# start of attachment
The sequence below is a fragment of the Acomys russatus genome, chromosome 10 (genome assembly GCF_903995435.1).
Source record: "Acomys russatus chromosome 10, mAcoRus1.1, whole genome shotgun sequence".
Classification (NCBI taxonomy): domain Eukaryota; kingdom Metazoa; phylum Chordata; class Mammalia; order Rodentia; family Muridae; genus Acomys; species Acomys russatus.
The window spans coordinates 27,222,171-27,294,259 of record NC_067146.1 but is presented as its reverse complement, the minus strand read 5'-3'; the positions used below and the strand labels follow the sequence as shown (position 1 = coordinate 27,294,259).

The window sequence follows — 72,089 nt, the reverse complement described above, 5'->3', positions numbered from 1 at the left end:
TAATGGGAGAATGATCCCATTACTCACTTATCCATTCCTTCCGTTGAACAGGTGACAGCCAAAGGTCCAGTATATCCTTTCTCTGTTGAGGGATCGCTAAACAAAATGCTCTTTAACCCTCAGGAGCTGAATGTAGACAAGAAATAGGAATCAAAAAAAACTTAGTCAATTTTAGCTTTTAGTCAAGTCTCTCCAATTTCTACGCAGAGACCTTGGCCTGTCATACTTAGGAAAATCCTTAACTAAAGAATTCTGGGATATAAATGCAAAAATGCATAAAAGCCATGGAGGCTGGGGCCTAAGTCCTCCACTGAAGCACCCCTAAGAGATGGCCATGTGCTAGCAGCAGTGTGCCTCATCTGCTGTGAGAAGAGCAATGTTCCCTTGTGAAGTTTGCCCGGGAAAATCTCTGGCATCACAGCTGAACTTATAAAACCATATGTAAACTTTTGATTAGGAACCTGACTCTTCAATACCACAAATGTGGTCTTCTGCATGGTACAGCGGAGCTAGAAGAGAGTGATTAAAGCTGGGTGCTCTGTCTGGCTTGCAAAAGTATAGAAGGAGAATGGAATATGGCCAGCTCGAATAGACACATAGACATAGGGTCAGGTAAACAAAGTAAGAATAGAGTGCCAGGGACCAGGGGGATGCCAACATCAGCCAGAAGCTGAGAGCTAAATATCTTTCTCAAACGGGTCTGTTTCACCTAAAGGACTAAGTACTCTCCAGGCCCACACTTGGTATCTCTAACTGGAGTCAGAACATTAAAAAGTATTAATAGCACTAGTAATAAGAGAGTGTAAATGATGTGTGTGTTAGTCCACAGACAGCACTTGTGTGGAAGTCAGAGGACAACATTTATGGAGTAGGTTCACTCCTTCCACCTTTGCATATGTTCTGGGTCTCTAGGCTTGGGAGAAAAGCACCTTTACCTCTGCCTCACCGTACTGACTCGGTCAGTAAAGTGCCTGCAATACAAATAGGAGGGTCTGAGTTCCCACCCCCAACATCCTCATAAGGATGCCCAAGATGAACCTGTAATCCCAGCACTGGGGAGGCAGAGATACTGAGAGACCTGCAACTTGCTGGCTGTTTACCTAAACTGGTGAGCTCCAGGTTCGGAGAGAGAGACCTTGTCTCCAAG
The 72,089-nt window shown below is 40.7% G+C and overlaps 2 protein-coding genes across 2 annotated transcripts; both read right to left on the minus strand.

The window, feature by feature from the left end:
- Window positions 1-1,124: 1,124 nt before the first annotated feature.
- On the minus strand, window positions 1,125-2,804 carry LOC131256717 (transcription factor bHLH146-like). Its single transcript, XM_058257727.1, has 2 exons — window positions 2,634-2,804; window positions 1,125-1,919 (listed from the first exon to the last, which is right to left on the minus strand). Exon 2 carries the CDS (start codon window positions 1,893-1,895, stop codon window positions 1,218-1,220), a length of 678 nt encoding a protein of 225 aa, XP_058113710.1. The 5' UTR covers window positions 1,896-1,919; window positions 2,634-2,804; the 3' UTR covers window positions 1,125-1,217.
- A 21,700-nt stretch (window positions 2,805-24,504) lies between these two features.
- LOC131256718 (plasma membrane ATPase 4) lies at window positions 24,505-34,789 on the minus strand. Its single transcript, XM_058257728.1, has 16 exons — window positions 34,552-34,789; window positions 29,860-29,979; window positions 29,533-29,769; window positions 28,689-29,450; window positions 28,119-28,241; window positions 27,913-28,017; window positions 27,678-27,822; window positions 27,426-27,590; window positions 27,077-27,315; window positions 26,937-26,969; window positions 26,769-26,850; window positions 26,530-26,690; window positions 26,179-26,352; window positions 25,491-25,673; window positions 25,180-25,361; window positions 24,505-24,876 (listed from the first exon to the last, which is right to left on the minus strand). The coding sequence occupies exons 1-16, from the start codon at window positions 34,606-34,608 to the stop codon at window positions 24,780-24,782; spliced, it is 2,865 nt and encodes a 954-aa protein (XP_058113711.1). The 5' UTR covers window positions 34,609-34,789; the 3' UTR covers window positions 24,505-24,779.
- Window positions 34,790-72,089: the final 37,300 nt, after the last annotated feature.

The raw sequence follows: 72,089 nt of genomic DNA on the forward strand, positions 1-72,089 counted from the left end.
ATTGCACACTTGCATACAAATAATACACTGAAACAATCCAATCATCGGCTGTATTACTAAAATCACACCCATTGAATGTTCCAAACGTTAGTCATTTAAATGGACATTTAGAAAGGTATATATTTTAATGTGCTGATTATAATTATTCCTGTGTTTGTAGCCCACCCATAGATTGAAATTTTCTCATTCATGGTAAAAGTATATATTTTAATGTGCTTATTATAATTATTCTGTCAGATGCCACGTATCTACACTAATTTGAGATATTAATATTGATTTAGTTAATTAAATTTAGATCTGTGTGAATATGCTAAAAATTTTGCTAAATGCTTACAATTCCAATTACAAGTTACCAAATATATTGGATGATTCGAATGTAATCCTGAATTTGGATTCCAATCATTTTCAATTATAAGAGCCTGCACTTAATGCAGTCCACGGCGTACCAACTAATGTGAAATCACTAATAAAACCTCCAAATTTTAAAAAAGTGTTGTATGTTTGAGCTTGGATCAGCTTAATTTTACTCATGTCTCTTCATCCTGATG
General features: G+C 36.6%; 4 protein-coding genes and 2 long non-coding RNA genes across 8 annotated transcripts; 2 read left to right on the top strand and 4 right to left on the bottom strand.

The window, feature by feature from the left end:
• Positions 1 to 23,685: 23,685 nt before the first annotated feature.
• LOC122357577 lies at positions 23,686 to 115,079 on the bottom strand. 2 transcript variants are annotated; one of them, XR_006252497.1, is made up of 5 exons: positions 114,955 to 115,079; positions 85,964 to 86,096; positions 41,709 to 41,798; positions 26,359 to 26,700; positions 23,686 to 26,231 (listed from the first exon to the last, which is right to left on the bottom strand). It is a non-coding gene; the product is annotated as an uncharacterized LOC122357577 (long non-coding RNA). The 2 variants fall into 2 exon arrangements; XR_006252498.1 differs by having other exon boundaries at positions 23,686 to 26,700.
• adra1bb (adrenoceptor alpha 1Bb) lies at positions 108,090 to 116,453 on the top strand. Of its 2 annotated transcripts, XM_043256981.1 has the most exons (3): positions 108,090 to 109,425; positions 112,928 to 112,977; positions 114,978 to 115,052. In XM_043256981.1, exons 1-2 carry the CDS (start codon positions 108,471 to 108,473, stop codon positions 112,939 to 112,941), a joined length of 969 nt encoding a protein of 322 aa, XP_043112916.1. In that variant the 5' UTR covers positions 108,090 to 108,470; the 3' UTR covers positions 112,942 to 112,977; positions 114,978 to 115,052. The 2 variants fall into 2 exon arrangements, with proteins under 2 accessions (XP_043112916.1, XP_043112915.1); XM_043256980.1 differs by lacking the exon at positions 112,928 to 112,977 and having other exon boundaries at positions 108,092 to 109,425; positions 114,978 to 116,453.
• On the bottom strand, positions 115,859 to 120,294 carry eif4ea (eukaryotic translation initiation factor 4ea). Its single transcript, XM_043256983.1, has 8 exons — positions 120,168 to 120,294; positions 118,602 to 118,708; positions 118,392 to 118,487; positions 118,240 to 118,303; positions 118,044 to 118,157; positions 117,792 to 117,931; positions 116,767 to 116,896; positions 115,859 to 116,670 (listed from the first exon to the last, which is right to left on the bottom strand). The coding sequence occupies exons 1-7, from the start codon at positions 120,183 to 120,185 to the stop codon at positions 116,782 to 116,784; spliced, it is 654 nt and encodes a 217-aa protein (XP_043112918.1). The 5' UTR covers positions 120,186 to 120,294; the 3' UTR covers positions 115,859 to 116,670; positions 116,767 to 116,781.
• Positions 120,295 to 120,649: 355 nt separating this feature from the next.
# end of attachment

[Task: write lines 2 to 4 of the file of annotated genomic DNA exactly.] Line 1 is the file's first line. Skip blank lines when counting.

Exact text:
Source record: "Acomys russatus chromosome 10, mAcoRus1.1, whole genome shotgun sequence".
Classification (NCBI taxonomy): domain Eukaryota; kingdom Metazoa; phylum Chordata; class Mammalia; order Rodentia; family Muridae; genus Acomys; species Acomys russatus.
The window spans coordinates 27,222,171-27,294,259 of record NC_067146.1 but is presented as its reverse complement, the minus strand read 5'-3'; the positions used below and the strand labels follow the sequence as shown (position 1 = coordinate 27,294,259).